By Ruby Thomas, Record Staff Writer
Original manuscripts, letters and essays by Thomas Merton, the Trappist monk who lived and wrote at the Abbey of Gethsemani near Bardstown, Ky., will be exhibited at the Frazier History Museum beginning Jan. 30.
Photographs taken by Merton and those taken of him by nationally-known photographer Ralph Eugene Meatyard, as well as artifacts and other personal items, will be included in the exhibit, called “Thomas Merton: A Familiar Stranger.” In addition, paintings by Merton’s father, Owen Merton, will also be on display.
The Thomas Merton Center at Bellarmine University is presenting the exhibit in partnership with the museum to wrap up the year-long Merton centennial celebration.
It will officially open on Jan. 30 with a celebration of Merton’s 101st birthday from 3 p.m. to 5 p.m. at the museum, 829 W. Main St. The exhibit will open to the general public on Jan. 31 (the monk’s birthdate) and run through May 29.
Archbishop Joseph E. Kurtz will deliver the opening remarks at the celebration. Other speakers at the event will include Louisville Mayor Greg Fischer; Dr. Joseph McGowan, president of Bellarmine University and Dr. Paul Pearson, director of the Thomas Merton Center at Bellarmine.
The celebration will also include readings of Merton’s writing, such as letters between the monk and Coretta Scott King, wife of Dr. Martin Luther King Jr.
The exhibit will include voice recordings of Merton speaking about King’s death. And selections from Merton’s work against racism will be paired with photographs taken by Courier-Journal photographers during the civil rights movement in Louisville in 1967 and 1968.
“This thought-provoking exhibit is an exploration into the influence and legacy of one of America’s most widely read spiritual leaders,” said a press release from the Frazier History Museum. “Merton’s reflections on compassion, interfaith relations and race are just as relevant today as they were when Merton wrote such classics as ‘The Seven Storey Mountain’ and ‘New Seeds of Destruction’ in the 1960’s.”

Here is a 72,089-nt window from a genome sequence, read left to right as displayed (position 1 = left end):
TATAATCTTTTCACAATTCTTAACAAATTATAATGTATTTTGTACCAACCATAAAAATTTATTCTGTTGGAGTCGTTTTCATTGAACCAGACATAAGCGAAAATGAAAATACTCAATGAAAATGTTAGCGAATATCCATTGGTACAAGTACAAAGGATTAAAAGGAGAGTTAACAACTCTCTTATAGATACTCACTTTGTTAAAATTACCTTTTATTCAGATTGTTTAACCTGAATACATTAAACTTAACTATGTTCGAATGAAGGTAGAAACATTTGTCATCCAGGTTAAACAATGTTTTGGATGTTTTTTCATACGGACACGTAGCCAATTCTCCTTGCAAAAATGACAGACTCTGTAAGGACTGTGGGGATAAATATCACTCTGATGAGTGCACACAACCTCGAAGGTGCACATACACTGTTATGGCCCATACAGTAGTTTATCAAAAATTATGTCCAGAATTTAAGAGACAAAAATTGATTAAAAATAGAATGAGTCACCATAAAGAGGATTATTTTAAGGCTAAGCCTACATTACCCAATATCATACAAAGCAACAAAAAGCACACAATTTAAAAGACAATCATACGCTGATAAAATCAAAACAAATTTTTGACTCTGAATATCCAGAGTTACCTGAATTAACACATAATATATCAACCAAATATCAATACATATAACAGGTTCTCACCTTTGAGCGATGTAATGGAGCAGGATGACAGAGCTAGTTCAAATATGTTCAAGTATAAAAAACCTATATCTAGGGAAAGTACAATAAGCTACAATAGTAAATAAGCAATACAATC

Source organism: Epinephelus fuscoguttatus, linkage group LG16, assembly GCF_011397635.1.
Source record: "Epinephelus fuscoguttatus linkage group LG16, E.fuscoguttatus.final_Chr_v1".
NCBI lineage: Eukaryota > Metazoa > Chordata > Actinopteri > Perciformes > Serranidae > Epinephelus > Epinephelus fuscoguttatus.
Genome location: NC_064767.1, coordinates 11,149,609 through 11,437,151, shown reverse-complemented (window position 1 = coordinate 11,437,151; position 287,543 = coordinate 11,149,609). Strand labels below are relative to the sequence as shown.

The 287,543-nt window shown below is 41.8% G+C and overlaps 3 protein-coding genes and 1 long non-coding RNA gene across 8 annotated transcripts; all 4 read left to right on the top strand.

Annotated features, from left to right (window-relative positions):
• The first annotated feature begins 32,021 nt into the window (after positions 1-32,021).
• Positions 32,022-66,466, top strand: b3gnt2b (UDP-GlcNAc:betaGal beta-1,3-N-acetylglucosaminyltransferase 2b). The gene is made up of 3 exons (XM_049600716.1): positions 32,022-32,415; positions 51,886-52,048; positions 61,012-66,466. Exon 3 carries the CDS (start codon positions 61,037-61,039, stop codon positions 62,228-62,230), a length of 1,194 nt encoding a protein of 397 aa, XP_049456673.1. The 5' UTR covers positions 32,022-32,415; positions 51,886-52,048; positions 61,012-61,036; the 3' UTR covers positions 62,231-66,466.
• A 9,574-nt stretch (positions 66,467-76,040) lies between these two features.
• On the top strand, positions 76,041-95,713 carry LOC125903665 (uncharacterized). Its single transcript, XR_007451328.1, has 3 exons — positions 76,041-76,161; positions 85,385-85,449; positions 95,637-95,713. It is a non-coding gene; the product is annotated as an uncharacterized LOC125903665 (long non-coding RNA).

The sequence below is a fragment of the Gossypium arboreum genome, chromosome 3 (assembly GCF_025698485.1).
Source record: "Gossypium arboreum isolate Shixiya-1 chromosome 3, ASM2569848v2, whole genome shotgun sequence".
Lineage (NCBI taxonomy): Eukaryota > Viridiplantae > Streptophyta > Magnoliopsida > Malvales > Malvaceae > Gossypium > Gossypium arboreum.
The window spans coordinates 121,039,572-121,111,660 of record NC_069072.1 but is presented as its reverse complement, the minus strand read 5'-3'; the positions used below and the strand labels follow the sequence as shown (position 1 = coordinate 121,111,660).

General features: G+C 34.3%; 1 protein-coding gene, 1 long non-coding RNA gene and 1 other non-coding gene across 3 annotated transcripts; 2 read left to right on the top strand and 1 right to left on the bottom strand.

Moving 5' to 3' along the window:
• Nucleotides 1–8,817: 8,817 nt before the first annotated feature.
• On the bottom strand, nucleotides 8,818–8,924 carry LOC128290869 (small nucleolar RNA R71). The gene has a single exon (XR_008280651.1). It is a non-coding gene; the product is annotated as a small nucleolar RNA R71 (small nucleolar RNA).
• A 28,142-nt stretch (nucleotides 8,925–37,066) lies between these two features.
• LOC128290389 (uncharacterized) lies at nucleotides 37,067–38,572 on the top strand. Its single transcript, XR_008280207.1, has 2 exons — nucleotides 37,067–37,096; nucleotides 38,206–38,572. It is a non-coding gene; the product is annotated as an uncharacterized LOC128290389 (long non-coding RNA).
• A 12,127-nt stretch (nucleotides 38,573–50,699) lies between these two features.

Zachary Distel, the Frazier’s curator of collections, said during an interview at the museum that many people know of Merton as a scholar, but this exhibit “will get down to who Thomas Merton was and what made him tick.”
“Much of his life played out near Bardstown and his epiphany happened right here at 4th and Muhammad Ali,” said Distel. “His story is intertwined in Louisville and the region.”
Distel added that Merton was said to be humble, though he was a “huge international figure.” Distel hopes the exhibit will allow people to get to know Merton’s humble side.
During his address to a joint session of the United States Congress Sept. 24, Pope Francis held up Merton as one of four “great Americans.”
Items in the exhibit are on loan from the Thomas Merton Center at Bellarmine, which Merton named as the official repository of his literary estate. According to the press release, the Merton collection at Bellarmine has grown to include more than 50,000 items — the largest in the world. The center recently received some of Merton’s clothing, which also will be displayed.
Bellarmine’s President McGowan said in the release, Merton is “one of the most significant interdisciplinary Catholic thinkers of the 20th century.”